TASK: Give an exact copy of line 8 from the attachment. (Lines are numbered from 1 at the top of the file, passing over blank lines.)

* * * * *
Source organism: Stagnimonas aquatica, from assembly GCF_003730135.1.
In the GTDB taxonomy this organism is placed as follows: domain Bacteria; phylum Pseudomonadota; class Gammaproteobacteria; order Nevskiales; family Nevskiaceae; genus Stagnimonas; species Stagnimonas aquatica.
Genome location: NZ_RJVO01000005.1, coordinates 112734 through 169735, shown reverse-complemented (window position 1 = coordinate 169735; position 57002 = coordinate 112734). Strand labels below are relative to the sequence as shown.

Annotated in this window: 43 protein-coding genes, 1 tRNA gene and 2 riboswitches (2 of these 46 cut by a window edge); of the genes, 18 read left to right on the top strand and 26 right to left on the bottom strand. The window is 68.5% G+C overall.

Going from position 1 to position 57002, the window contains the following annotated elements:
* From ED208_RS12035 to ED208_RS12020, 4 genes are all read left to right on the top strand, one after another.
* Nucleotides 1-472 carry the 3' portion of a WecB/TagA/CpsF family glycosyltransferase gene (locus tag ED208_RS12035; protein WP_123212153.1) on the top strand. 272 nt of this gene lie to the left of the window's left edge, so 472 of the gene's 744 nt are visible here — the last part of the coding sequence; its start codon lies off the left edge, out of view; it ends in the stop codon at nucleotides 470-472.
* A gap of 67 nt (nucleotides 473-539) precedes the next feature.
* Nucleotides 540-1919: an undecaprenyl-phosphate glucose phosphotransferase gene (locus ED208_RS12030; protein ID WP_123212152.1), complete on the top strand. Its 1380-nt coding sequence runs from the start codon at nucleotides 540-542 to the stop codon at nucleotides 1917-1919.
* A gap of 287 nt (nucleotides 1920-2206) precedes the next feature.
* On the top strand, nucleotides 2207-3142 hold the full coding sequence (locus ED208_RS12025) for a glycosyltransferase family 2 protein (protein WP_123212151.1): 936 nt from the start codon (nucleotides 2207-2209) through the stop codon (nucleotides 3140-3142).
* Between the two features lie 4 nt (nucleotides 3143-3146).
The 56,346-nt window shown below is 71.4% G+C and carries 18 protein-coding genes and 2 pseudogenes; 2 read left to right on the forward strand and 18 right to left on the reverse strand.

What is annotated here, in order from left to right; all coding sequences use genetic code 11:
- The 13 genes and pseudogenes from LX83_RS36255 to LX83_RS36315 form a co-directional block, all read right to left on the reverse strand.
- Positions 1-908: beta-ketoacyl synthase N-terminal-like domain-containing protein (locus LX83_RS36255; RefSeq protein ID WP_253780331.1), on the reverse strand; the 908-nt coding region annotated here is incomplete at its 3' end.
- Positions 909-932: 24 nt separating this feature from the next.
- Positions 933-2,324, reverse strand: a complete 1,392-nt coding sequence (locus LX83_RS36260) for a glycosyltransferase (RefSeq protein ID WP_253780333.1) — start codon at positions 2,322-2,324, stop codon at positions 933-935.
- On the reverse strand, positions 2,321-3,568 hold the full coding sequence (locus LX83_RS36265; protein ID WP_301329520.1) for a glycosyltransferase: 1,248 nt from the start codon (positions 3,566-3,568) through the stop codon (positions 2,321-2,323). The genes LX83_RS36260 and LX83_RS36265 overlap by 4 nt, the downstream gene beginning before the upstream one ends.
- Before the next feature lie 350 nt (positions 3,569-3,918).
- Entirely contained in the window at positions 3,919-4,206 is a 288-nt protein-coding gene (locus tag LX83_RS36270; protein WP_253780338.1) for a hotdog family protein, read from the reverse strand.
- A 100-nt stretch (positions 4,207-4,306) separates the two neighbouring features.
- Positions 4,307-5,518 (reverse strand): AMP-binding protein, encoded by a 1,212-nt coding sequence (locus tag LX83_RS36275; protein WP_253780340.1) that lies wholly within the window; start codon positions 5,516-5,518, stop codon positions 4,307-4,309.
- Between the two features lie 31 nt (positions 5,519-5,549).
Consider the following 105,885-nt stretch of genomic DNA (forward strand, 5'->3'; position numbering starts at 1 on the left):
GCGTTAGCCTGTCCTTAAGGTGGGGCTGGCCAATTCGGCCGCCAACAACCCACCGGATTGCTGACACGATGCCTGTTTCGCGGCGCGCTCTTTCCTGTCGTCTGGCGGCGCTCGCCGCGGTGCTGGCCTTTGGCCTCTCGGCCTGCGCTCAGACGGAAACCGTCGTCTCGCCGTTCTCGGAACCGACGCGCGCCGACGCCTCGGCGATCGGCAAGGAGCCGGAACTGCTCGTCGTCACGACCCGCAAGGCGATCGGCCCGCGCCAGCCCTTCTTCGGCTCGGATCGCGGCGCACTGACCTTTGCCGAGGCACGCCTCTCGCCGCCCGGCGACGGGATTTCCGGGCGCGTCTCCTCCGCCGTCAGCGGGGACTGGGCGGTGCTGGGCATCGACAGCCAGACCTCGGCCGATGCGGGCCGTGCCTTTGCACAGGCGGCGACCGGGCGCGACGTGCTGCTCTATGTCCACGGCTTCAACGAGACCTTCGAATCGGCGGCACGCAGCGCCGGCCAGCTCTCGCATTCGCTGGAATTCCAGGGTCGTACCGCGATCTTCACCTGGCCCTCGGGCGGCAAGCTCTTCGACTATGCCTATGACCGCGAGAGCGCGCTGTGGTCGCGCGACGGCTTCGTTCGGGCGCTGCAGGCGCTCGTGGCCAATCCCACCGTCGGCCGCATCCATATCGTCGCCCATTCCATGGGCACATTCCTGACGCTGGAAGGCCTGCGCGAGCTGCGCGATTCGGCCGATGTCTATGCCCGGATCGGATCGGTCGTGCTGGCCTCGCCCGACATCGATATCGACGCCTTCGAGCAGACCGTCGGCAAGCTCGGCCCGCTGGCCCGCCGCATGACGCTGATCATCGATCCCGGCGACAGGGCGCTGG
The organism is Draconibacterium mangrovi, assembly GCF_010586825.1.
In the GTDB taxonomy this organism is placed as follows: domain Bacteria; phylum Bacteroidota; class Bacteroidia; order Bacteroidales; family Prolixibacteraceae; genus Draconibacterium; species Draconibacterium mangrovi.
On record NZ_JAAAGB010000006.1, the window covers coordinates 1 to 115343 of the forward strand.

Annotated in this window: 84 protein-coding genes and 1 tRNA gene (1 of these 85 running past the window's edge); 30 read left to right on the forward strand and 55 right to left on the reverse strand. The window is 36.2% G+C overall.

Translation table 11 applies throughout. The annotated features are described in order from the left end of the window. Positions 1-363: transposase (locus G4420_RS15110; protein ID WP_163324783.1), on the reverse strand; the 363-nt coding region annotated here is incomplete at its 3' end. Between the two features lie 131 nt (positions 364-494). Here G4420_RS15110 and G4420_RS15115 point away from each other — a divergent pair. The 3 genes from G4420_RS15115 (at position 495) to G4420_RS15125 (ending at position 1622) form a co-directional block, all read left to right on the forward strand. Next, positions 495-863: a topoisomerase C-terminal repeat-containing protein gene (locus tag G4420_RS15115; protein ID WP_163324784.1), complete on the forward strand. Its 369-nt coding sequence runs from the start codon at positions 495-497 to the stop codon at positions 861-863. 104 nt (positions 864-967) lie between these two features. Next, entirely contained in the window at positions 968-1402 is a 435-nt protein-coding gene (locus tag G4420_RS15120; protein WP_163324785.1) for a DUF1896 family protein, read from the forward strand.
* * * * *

* A gap of 67 nt (nucleotides 473-539) precedes the next feature.